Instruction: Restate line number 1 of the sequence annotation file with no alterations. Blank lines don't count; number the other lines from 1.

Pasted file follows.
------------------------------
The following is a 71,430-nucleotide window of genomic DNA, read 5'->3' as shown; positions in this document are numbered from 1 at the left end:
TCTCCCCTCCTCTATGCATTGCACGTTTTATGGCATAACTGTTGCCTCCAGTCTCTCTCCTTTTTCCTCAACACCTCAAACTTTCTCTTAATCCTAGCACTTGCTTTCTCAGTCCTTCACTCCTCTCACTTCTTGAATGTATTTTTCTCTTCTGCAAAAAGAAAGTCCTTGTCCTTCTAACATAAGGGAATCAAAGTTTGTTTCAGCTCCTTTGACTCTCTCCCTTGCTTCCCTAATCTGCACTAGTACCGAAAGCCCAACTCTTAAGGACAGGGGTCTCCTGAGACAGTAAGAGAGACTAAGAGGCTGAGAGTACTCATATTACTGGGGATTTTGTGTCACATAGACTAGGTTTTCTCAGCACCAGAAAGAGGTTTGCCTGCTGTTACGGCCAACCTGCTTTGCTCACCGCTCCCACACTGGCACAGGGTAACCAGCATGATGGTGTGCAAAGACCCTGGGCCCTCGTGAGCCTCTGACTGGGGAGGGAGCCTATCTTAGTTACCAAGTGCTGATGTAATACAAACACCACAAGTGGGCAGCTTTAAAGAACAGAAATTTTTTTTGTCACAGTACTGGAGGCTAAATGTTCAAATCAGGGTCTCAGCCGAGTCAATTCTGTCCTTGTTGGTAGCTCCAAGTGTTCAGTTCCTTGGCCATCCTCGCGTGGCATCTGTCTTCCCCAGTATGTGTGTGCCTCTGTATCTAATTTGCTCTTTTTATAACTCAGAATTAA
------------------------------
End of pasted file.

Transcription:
The following is a 71,430-nucleotide window of genomic DNA, read 5'->3' as shown; positions in this document are numbered from 1 at the left end: